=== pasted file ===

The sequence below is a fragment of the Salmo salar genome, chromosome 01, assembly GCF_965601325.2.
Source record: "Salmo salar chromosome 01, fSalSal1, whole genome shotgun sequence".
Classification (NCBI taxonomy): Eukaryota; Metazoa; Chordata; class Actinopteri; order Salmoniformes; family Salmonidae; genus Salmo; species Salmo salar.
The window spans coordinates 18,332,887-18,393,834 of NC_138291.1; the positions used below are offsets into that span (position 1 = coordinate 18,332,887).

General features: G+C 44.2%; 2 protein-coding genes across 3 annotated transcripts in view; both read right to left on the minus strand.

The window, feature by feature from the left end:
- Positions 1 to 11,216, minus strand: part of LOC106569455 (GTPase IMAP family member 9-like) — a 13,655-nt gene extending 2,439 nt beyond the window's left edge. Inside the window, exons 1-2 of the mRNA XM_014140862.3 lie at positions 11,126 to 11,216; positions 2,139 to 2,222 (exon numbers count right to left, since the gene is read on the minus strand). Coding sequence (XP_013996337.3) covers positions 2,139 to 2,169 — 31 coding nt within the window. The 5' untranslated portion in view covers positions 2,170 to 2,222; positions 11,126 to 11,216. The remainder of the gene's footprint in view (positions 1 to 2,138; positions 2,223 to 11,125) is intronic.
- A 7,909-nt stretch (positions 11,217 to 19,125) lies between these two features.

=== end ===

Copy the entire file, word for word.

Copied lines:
The sequence below is a fragment of the Salmo salar genome, chromosome 01, assembly GCF_965601325.2.
Source record: "Salmo salar chromosome 01, fSalSal1, whole genome shotgun sequence".
Classification (NCBI taxonomy): Eukaryota; Metazoa; Chordata; class Actinopteri; order Salmoniformes; family Salmonidae; genus Salmo; species Salmo salar.
The window spans coordinates 18,332,887-18,393,834 of NC_138291.1; the positions used below are offsets into that span (position 1 = coordinate 18,332,887).

General features: G+C 44.2%; 2 protein-coding genes across 3 annotated transcripts in view; both read right to left on the minus strand.

The window, feature by feature from the left end:
- Positions 1 to 11,216, minus strand: part of LOC106569455 (GTPase IMAP family member 9-like) — a 13,655-nt gene extending 2,439 nt beyond the window's left edge. Inside the window, exons 1-2 of the mRNA XM_014140862.3 lie at positions 11,126 to 11,216; positions 2,139 to 2,222 (exon numbers count right to left, since the gene is read on the minus strand). Coding sequence (XP_013996337.3) covers positions 2,139 to 2,169 — 31 coding nt within the window. The 5' untranslated portion in view covers positions 2,170 to 2,222; positions 11,126 to 11,216. The remainder of the gene's footprint in view (positions 1 to 2,138; positions 2,223 to 11,125) is intronic.
- A 7,909-nt stretch (positions 11,217 to 19,125) lies between these two features.